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Submitted to the Rocky Mountain News September 15, 2004

Dear Editor: 

I read with interest your recent story about the award of a parade permit to organizers of yet another Columbus Day Parade.  My interest was piqued, not because the permit was issued, but because of the relentlessness of the organizers of such a spectacle.  The organizers continue to pursue a “parade” despite the fact that after four years there are no revelers, there are no spectators.  The organizers still haven’t been able to comprehend that Columbus’ torture of millions of indigenous people he encountered when he arrived in this continent and his institution of the transatlantic slave trade aren’t the kinds of things most people celebrate.  Every group has had their own historical figures who have committed less than noble acts, but not every group insists on raising those figures up for special accolades.

Sure we can argue that the parade organizers’ right to have such a gathering may be protected by the First Amendment as it was the Klan’s right to rally at the State Capitol in the early 1990’s.  But is it right?  I don’t think so.  We can say this is only an Indian issue (and maybe their Latino sympathizers who acknowledge their Indian heritage), but how long before we realize this is a human issue.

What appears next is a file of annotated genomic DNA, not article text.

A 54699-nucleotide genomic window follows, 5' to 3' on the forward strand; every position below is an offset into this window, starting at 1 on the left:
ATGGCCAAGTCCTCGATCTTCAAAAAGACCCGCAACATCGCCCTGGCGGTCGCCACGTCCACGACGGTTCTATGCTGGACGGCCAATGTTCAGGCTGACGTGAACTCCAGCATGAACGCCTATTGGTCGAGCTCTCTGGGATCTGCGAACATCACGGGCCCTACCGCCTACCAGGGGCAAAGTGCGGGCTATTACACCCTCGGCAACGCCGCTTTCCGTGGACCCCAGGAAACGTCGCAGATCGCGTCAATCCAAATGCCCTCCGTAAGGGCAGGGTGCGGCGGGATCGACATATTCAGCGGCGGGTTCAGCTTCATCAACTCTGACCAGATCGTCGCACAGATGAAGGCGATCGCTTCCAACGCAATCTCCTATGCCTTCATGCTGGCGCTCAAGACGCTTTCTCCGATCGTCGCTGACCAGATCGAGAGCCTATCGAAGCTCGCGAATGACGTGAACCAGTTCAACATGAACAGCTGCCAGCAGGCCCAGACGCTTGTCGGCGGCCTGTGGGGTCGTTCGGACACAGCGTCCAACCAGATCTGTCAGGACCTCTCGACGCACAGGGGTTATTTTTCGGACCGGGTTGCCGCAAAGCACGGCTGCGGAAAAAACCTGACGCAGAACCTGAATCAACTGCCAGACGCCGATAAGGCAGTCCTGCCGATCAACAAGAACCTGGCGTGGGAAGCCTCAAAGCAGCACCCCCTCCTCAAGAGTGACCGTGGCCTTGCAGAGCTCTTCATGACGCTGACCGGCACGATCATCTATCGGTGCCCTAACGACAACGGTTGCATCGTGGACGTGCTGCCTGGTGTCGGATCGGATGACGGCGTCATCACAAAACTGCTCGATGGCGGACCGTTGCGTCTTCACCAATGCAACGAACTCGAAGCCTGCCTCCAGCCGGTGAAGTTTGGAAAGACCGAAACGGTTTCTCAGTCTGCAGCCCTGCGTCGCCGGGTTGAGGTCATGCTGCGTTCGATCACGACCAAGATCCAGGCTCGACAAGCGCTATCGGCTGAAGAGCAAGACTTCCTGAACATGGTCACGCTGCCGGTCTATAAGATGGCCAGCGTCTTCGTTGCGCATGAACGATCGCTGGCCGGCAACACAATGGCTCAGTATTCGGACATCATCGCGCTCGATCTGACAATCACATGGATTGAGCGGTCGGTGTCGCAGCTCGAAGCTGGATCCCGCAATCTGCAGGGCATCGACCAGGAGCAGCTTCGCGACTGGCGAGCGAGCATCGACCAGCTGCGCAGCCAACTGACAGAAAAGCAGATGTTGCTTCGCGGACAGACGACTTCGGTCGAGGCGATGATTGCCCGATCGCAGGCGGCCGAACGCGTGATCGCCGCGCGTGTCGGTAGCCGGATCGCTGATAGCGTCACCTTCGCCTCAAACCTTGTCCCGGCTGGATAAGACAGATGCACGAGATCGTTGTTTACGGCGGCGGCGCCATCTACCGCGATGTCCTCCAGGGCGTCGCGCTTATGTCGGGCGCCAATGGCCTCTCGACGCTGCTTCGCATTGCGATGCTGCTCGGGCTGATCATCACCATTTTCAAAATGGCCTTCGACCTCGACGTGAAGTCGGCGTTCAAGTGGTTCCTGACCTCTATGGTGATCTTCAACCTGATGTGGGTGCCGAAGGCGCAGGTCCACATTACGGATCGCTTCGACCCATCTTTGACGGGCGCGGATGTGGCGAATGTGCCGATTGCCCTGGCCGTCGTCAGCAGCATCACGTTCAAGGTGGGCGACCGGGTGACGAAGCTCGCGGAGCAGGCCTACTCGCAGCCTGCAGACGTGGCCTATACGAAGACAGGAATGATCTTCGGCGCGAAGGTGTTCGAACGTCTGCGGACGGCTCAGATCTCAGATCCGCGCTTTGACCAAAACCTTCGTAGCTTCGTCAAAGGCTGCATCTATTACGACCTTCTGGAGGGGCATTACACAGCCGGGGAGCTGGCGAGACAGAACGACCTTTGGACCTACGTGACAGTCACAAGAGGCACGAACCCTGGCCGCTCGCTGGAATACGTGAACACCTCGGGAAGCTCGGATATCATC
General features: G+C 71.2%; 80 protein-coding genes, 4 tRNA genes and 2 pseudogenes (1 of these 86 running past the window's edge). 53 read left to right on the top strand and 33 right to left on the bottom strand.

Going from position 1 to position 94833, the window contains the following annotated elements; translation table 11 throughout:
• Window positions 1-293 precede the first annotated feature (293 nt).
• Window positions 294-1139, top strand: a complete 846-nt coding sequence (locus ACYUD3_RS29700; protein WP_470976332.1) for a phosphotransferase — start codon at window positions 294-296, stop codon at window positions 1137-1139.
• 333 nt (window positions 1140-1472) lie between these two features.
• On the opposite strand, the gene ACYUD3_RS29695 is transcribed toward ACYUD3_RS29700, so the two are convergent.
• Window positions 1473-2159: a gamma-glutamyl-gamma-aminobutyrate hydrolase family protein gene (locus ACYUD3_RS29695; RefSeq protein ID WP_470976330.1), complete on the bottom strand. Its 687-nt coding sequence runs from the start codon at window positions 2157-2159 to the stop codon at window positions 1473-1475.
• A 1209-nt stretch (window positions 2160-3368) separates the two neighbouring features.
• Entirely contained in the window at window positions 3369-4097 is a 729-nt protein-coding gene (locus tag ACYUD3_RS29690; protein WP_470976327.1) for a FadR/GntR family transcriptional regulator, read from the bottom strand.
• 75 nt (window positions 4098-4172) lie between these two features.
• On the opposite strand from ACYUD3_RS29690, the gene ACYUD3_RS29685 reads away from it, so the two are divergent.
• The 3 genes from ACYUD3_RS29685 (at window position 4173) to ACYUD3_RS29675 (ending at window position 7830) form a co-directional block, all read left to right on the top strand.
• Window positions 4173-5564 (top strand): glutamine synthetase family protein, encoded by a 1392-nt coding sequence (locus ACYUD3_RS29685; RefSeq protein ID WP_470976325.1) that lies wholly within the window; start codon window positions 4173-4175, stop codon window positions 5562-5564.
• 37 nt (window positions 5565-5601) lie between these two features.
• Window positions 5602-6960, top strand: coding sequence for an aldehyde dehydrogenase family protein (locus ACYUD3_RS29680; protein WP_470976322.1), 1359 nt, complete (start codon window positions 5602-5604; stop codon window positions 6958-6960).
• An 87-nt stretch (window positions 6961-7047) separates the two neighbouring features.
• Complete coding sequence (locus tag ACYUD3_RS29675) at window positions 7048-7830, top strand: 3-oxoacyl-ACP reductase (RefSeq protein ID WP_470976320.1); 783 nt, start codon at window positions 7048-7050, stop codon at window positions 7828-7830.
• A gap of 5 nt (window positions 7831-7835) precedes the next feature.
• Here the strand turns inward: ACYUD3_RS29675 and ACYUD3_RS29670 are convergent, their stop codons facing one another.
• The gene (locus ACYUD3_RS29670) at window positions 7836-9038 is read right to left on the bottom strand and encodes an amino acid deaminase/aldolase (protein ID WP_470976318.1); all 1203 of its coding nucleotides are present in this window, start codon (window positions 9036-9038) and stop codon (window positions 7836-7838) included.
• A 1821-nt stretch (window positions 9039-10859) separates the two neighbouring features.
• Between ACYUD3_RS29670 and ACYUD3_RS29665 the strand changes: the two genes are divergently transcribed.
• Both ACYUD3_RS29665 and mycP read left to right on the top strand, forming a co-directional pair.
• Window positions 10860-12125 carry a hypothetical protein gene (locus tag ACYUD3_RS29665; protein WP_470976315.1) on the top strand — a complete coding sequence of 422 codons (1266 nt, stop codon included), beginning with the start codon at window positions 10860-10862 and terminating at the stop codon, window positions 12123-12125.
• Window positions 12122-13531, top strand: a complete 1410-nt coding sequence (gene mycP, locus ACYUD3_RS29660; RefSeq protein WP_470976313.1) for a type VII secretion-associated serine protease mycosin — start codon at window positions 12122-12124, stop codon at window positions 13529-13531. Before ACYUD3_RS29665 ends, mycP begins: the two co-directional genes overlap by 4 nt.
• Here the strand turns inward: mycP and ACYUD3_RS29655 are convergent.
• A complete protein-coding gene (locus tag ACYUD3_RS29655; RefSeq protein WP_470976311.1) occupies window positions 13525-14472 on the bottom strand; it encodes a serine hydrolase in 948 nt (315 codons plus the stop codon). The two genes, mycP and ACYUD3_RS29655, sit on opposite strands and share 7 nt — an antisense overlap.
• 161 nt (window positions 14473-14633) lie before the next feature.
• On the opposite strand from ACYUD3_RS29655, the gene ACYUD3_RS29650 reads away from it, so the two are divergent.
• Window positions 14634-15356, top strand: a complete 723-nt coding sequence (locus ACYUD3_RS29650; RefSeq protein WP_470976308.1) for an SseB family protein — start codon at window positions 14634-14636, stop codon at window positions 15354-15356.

If we are to end this, I call on all people of moral conscience, especially the Mayor and members of City Council, to give voice to their personal opposition to this spectacle of hate and racism.  Mayor Webb made such a statement opposing the Klan and we should expect no less from our current elected leaders. This may be a good time to recall Reverend Martin Niemoller words from 1937 in Nazi Germany and when he addressed the U.S. Congress in 1968,  he challenged our collective conscience to “speak out” because at some point there may be no one left to speak for us.


Adrienne Benavidez



©2004 Transform Columbus Day Alliance